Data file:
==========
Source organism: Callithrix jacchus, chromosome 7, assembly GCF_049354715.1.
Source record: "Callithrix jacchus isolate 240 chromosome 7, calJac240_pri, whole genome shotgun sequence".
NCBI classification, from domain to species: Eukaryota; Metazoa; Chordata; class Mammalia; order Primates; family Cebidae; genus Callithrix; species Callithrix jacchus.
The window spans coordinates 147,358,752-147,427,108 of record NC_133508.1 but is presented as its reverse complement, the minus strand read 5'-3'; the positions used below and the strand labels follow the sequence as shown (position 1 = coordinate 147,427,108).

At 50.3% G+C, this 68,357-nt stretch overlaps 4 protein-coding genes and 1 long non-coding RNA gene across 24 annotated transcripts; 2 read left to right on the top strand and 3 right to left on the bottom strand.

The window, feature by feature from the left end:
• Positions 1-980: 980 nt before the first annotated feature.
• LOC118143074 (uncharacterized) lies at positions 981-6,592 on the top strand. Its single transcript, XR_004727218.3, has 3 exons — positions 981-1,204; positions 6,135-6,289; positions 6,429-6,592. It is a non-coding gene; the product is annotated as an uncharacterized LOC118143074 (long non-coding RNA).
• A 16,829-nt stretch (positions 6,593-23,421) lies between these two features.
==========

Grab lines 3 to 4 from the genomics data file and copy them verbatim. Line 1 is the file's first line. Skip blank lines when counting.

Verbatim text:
NCBI classification, from domain to species: Eukaryota; Metazoa; Chordata; class Mammalia; order Primates; family Cebidae; genus Callithrix; species Callithrix jacchus.
The window spans coordinates 147,358,752-147,427,108 of record NC_133508.1 but is presented as its reverse complement, the minus strand read 5'-3'; the positions used below and the strand labels follow the sequence as shown (position 1 = coordinate 147,427,108).